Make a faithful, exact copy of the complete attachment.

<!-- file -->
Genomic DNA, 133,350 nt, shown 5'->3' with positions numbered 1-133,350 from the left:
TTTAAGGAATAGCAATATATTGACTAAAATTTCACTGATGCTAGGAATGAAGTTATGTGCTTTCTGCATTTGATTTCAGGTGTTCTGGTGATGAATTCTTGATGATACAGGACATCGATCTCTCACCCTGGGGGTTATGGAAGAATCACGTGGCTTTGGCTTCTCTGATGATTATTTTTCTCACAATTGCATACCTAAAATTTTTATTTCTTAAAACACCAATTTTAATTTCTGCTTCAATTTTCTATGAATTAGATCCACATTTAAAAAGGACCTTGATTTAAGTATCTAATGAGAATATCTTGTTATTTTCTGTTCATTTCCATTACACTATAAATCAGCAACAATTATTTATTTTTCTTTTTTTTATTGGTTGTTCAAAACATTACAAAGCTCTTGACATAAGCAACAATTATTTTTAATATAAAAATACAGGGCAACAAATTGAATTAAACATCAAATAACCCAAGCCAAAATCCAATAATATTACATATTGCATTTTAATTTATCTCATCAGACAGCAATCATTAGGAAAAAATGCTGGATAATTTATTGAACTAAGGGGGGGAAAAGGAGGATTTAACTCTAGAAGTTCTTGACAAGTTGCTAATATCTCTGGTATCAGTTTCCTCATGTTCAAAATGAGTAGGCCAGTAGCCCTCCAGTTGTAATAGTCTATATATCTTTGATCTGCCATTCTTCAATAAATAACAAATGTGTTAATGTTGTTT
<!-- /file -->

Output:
Genomic DNA, 133,350 nt, shown 5'->3' with positions numbered 1-133,350 from the left:
TTTAAGGAATAGCAATATATTGACTAAAATTTCACTGATGCTAGGAATGAAGTTATGTGCTTTCTGCATTTGATTTCAGGTGTTCTGGTGATGAATTCTTGATGATACAGGACATCGATCTCTCACCCTGGGGGTTATGGAAGAATCACGTGGCTTTGGCTTCTCTGATGATTATTTTTCTCACAATTGCATACCTAAAATTTTTATTTCTTAAAACACCAATTTTAATTTCTGCTTCAATTTTCTATGAATTAGATCCACATTTAAAAAGGACCTTGATTTAAGTATCTAATGAGAATATCTTGTTATTTTCTGTTCATTTCCATTACACTATAAATCAGCAACAATTATTTATTTTTCTTTTTTTTATTGGTTGTTCAAAACATTACAAAGCTCTTGACATAAGCAACAATTATTTTTAATATAAAAATACAGGGCAACAAATTGAATTAAACATCAAATAACCCAAGCCAAAATCCAATAATATTACATATTGCATTTTAATTTATCTCATCAGACAGCAATCATTAGGAAAAAATGCTGGATAATTTATTGAACTAAGGGGGGGAAAAGGAGGATTTAACTCTAGAAGTTCTTGACAAGTTGCTAATATCTCTGGTATCAGTTTCCTCATGTTCAAAATGAGTAGGCCAGTAGCCCTCCAGTTGTAATAGTCTATATATCTTTGATCTGCCATTCTTCAATAAATAACAAATGTGTTAATGTTGTTT